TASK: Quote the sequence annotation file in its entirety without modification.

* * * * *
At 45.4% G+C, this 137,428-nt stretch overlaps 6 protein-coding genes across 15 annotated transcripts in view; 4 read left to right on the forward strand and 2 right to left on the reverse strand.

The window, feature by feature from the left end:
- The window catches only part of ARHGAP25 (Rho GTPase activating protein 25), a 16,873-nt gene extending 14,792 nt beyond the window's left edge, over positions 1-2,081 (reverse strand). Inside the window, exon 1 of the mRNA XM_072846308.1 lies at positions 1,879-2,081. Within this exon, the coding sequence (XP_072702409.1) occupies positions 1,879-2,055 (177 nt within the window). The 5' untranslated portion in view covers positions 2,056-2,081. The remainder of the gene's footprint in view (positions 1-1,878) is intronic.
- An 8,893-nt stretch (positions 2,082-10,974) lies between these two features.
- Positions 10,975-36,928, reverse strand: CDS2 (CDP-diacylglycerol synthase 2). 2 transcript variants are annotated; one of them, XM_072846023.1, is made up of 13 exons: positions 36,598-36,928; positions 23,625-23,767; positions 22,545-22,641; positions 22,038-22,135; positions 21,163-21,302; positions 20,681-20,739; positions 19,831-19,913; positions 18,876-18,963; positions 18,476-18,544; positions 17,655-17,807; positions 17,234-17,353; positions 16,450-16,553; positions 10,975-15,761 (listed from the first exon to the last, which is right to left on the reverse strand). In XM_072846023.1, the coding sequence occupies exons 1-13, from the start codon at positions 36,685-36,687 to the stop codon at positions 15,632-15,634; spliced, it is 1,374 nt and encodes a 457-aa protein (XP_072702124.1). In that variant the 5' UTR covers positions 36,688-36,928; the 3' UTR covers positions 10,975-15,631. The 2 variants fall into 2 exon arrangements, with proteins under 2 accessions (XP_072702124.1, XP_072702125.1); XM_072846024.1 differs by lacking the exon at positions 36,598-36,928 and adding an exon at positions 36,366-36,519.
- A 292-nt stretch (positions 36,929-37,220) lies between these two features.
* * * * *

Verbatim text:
At 45.4% G+C, this 137,428-nt stretch overlaps 6 protein-coding genes across 15 annotated transcripts in view; 4 read left to right on the forward strand and 2 right to left on the reverse strand.

The window, feature by feature from the left end:
- The window catches only part of ARHGAP25 (Rho GTPase activating protein 25), a 16,873-nt gene extending 14,792 nt beyond the window's left edge, over positions 1-2,081 (reverse strand). Inside the window, exon 1 of the mRNA XM_072846308.1 lies at positions 1,879-2,081. Within this exon, the coding sequence (XP_072702409.1) occupies positions 1,879-2,055 (177 nt within the window). The 5' untranslated portion in view covers positions 2,056-2,081. The remainder of the gene's footprint in view (positions 1-1,878) is intronic.
- An 8,893-nt stretch (positions 2,082-10,974) lies between these two features.
- Positions 10,975-36,928, reverse strand: CDS2 (CDP-diacylglycerol synthase 2). 2 transcript variants are annotated; one of them, XM_072846023.1, is made up of 13 exons: positions 36,598-36,928; positions 23,625-23,767; positions 22,545-22,641; positions 22,038-22,135; positions 21,163-21,302; positions 20,681-20,739; positions 19,831-19,913; positions 18,876-18,963; positions 18,476-18,544; positions 17,655-17,807; positions 17,234-17,353; positions 16,450-16,553; positions 10,975-15,761 (listed from the first exon to the last, which is right to left on the reverse strand). In XM_072846023.1, the coding sequence occupies exons 1-13, from the start codon at positions 36,685-36,687 to the stop codon at positions 15,632-15,634; spliced, it is 1,374 nt and encodes a 457-aa protein (XP_072702124.1). In that variant the 5' UTR covers positions 36,688-36,928; the 3' UTR covers positions 10,975-15,631. The 2 variants fall into 2 exon arrangements, with proteins under 2 accessions (XP_072702124.1, XP_072702125.1); XM_072846024.1 differs by lacking the exon at positions 36,598-36,928 and adding an exon at positions 36,366-36,519.
- A 292-nt stretch (positions 36,929-37,220) lies between these two features.